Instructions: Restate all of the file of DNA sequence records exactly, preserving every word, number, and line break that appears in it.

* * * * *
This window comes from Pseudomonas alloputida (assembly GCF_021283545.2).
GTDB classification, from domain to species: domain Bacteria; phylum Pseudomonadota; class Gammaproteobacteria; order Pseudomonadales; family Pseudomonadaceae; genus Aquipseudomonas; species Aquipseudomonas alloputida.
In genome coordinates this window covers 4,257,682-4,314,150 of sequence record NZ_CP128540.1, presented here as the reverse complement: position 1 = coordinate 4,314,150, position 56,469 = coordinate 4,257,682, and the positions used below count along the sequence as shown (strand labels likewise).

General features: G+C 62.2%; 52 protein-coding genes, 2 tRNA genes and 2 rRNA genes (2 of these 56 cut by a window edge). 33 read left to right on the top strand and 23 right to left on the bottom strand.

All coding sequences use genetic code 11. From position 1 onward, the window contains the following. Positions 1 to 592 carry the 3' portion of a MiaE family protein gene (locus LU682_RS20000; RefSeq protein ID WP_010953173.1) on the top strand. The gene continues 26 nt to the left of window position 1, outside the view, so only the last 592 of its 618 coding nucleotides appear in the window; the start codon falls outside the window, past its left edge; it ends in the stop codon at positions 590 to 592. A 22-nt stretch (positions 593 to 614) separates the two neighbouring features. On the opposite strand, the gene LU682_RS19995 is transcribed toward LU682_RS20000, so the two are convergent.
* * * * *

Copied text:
This window comes from Pseudomonas alloputida (assembly GCF_021283545.2).
GTDB classification, from domain to species: domain Bacteria; phylum Pseudomonadota; class Gammaproteobacteria; order Pseudomonadales; family Pseudomonadaceae; genus Aquipseudomonas; species Aquipseudomonas alloputida.
In genome coordinates this window covers 4,257,682-4,314,150 of sequence record NZ_CP128540.1, presented here as the reverse complement: position 1 = coordinate 4,314,150, position 56,469 = coordinate 4,257,682, and the positions used below count along the sequence as shown (strand labels likewise).

General features: G+C 62.2%; 52 protein-coding genes, 2 tRNA genes and 2 rRNA genes (2 of these 56 cut by a window edge). 33 read left to right on the top strand and 23 right to left on the bottom strand.

All coding sequences use genetic code 11. From position 1 onward, the window contains the following. Positions 1 to 592 carry the 3' portion of a MiaE family protein gene (locus LU682_RS20000; RefSeq protein ID WP_010953173.1) on the top strand. The gene continues 26 nt to the left of window position 1, outside the view, so only the last 592 of its 618 coding nucleotides appear in the window; the start codon falls outside the window, past its left edge; it ends in the stop codon at positions 590 to 592. A 22-nt stretch (positions 593 to 614) separates the two neighbouring features. On the opposite strand, the gene LU682_RS19995 is transcribed toward LU682_RS20000, so the two are convergent.